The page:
The pilot of a Boeing 767 plane flying from Israel to the United States that caused a scare in the United Kingdom early Sunday has described how the aircraft’s radio went down and his shock at seeing two fighter jets flying closely alongside.
The incident caused Royal Air Force jets to be scrambled toward the silent aircraft, setting off a sonic boom that sounded throughout London early in the morning, frightening residents.
“It took us about 10 minutes to realize that the radio wasn’t working and then about 10 minutes to resolve that problem,” pilot Steven Giordano told the BBC.
The retired El Al plane, which was registered on November 20 to California-based leasing company Pacific Aircorp, took off from Ben Gurion Airport at around 1 a.m. Sunday on its way to Portsmouth, New Hampshire, in the US.
On the way, around 4 a.m. (UK time), it did not respond to British authorities’ attempt to contact it due to a communications malfunction.
Two Typhoon fighter jets were scrambled from an Royal Air Force base in Coningsby and intercepted the plane, UK media reported. After communications with the aircraft were restored, the flight continued as planned toward the US and the fighter jets returned to their base.
“Amazing how fast the RAF reacted. I applaud them for that,” said Giordano, adding that he and his crew had been busy trying to restore communications and had not noticed the fighters come alongside.
“I looked left and about had a heart attack when I saw one – so close – strobes on and with blueish ‘glow strips’ along the side of his fuselage,” he said.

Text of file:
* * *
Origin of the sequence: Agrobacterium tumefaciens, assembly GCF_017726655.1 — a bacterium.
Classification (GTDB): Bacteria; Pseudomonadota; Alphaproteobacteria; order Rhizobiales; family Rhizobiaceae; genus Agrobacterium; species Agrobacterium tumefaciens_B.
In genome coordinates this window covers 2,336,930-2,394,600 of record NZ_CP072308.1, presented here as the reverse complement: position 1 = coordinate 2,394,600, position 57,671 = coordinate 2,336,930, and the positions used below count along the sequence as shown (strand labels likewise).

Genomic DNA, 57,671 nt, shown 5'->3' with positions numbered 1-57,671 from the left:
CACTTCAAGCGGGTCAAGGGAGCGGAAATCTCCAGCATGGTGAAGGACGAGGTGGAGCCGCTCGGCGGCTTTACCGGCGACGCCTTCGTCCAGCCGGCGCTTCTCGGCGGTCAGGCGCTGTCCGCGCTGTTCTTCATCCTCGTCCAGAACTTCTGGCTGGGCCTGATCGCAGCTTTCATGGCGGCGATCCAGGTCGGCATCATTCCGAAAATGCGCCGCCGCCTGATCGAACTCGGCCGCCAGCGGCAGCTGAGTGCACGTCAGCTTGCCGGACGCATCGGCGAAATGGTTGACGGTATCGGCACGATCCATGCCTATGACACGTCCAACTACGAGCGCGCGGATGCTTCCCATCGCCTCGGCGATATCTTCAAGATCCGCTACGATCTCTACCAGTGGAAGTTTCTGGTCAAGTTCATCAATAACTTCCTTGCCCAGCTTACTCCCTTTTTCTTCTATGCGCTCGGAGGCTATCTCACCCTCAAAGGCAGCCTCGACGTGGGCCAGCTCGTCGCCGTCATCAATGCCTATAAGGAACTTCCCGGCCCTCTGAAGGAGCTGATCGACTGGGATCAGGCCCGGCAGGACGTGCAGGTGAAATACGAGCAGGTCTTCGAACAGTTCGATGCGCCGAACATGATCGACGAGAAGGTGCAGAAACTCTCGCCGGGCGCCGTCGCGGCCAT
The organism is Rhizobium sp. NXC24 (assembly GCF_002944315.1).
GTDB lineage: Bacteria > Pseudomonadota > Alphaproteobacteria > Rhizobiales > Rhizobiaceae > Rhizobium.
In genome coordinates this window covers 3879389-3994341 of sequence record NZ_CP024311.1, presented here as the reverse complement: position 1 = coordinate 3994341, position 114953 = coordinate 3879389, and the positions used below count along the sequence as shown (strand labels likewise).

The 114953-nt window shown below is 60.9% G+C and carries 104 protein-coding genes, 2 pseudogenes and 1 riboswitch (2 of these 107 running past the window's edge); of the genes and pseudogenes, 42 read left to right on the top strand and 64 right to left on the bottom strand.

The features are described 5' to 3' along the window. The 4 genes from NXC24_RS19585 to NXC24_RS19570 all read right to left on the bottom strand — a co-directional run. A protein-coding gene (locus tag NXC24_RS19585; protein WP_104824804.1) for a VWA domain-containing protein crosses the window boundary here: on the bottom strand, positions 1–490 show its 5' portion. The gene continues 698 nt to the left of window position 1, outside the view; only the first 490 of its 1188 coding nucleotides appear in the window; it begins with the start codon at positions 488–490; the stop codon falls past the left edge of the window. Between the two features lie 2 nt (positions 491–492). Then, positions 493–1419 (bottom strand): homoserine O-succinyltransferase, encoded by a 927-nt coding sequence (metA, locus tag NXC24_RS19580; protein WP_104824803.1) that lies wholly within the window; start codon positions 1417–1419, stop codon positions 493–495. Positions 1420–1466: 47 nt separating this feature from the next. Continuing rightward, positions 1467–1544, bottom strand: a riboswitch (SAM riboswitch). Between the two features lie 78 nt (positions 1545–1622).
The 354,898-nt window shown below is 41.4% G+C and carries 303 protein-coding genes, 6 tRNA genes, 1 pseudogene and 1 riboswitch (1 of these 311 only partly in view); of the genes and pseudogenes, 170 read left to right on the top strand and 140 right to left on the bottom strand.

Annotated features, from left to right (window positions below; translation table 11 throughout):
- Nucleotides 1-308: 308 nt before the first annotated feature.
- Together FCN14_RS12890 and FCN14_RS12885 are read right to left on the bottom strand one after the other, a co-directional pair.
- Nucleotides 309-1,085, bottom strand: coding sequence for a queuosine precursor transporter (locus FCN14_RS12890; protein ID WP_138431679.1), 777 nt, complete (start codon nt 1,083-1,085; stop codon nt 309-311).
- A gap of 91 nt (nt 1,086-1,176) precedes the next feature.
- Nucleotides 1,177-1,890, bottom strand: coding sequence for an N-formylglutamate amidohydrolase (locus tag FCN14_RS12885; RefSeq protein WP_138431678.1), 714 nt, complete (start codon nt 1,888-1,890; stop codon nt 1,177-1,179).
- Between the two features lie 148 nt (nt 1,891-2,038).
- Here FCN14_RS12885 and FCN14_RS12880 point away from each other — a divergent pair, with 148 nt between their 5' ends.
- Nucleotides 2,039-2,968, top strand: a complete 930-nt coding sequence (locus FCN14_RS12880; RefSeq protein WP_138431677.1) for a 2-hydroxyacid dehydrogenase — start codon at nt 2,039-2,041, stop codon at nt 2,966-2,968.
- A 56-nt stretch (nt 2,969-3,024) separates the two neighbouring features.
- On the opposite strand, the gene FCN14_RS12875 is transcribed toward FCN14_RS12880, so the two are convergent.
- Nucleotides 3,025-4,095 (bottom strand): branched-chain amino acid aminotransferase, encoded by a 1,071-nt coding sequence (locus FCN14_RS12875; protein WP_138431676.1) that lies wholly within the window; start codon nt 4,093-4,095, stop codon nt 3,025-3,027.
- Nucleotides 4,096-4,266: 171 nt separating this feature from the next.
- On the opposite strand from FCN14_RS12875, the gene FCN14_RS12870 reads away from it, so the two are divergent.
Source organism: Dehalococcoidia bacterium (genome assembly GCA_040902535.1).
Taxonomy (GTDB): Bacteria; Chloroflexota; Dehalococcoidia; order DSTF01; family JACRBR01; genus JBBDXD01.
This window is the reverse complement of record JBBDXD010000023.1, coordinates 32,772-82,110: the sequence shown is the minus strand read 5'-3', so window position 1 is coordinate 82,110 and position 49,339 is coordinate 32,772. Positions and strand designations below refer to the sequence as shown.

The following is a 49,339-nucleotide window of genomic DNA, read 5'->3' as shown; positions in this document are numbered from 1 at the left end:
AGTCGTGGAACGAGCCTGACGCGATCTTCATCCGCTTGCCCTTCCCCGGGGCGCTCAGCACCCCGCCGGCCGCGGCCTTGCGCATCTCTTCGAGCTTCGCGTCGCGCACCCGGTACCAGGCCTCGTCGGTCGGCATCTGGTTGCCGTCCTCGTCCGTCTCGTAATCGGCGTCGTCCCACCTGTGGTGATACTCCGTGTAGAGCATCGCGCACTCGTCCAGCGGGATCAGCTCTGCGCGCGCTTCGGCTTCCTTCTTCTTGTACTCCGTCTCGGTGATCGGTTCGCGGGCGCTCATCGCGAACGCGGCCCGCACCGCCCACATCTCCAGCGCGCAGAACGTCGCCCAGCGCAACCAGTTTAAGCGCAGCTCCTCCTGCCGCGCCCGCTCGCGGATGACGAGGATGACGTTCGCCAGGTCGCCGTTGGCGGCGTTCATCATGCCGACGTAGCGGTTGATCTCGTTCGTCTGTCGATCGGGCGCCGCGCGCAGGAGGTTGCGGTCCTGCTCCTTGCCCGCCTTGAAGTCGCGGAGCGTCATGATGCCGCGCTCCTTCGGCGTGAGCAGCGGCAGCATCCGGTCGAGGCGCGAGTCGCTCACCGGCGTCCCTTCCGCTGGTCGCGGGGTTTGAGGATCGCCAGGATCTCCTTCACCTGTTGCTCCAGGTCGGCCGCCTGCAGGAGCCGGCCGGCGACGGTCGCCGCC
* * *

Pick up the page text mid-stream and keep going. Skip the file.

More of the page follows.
“We flashed our landing lights to acknowledge and established radio contact on ‘guard’… with the fighters,” he said noting that they had already reestablished contact with London at that point.
“They remained with us for about five minutes,” he said.
The loud bang heard throughout north London and surrounding areas was the result of a sonic boom from RAF planes. There is no cause for concern.
— Metropolitan Police (@metpoliceuk) December 1, 2019
Tel Aviv to Portsmouth, NH with callsign JTN9185, then to Phoenix Goodyear. JTN – Jet Test is a ferrying outfit for large aircraft. N725SH was stored in Tel Aviv and just re-registered last month to Pacific Aircorp (leasing outfit). pic.twitter.com/e8OUgra22A
— Paveway IV (@PavewayIV) December 1, 2019
But while the incident ended safely, it definitely didn’t end quietly. The air force planes had been cleared to go faster than the speed of sound on their way to intercept the unresponsive aircraft, setting off a loud bang that woke up many residents of Britain’s capital.
Many subsequently shared their experience on social media and with UK media, along with videos of the incident in which the sonic boom can be heard.
— Astrolad (@Wolfandskitty) December 1, 2019
Anyone else hear a loud bang and feel the shockwave 4:20am? Heard a loud plane noise soon after ????????♂️ maybe just a sonic boom. Chingford #loudbanglondon
— Logan Dean (@Logankekoa) December 1, 2019
And here's the 767 that lost communication N725SH…. Formerly El Al but looks like now owned by aircraft leasing company. pic.twitter.com/C2S1jHi5ss
— Derek Gibbons (@delgibbons) December 1, 2019
Royal Air Force Typhoons Jets callsign 5EA26 & 5EA27 scrambled because a Boeing 767 N725SH lost communication with air traffic control.@metpoliceuk #NorthLondon @raf @BBCNews pic.twitter.com/SeG6JCAhj5
— ChameleonWebServices (@chameleonweb) December 1, 2019